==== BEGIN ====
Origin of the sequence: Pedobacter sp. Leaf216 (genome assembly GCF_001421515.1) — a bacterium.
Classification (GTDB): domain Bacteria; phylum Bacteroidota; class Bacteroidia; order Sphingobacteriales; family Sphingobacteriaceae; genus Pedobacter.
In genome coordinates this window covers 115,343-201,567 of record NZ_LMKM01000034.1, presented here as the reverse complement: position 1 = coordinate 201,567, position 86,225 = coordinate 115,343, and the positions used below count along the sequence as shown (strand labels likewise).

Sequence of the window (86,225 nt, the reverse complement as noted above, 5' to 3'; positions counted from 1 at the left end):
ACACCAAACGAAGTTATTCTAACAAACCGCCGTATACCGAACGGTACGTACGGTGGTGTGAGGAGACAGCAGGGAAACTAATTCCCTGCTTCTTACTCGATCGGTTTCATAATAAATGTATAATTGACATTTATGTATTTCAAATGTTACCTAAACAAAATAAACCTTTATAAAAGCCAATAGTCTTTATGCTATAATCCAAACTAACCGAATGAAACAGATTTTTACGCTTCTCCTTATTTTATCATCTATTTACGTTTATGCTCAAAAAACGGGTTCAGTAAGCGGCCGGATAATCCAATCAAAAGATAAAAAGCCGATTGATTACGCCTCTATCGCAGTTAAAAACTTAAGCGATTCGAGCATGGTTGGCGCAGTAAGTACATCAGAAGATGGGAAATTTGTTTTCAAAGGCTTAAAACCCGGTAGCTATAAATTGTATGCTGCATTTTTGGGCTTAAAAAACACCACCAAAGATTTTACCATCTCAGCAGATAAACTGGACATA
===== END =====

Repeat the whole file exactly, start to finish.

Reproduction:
Origin of the sequence: Pedobacter sp. Leaf216 (genome assembly GCF_001421515.1) — a bacterium.
Classification (GTDB): domain Bacteria; phylum Bacteroidota; class Bacteroidia; order Sphingobacteriales; family Sphingobacteriaceae; genus Pedobacter.
In genome coordinates this window covers 115,343-201,567 of record NZ_LMKM01000034.1, presented here as the reverse complement: position 1 = coordinate 201,567, position 86,225 = coordinate 115,343, and the positions used below count along the sequence as shown (strand labels likewise).

Sequence of the window (86,225 nt, the reverse complement as noted above, 5' to 3'; positions counted from 1 at the left end):
ACACCAAACGAAGTTATTCTAACAAACCGCCGTATACCGAACGGTACGTACGGTGGTGTGAGGAGACAGCAGGGAAACTAATTCCCTGCTTCTTACTCGATCGGTTTCATAATAAATGTATAATTGACATTTATGTATTTCAAATGTTACCTAAACAAAATAAACCTTTATAAAAGCCAATAGTCTTTATGCTATAATCCAAACTAACCGAATGAAACAGATTTTTACGCTTCTCCTTATTTTATCATCTATTTACGTTTATGCTCAAAAAACGGGTTCAGTAAGCGGCCGGATAATCCAATCAAAAGATAAAAAGCCGATTGATTACGCCTCTATCGCAGTTAAAAACTTAAGCGATTCGAGCATGGTTGGCGCAGTAAGTACATCAGAAGATGGGAAATTTGTTTTCAAAGGCTTAAAACCCGGTAGCTATAAATTGTATGCTGCATTTTTGGGCTTAAAAAACACCACCAAAGATTTTACCATCTCAGCAGATAAACTGGACATA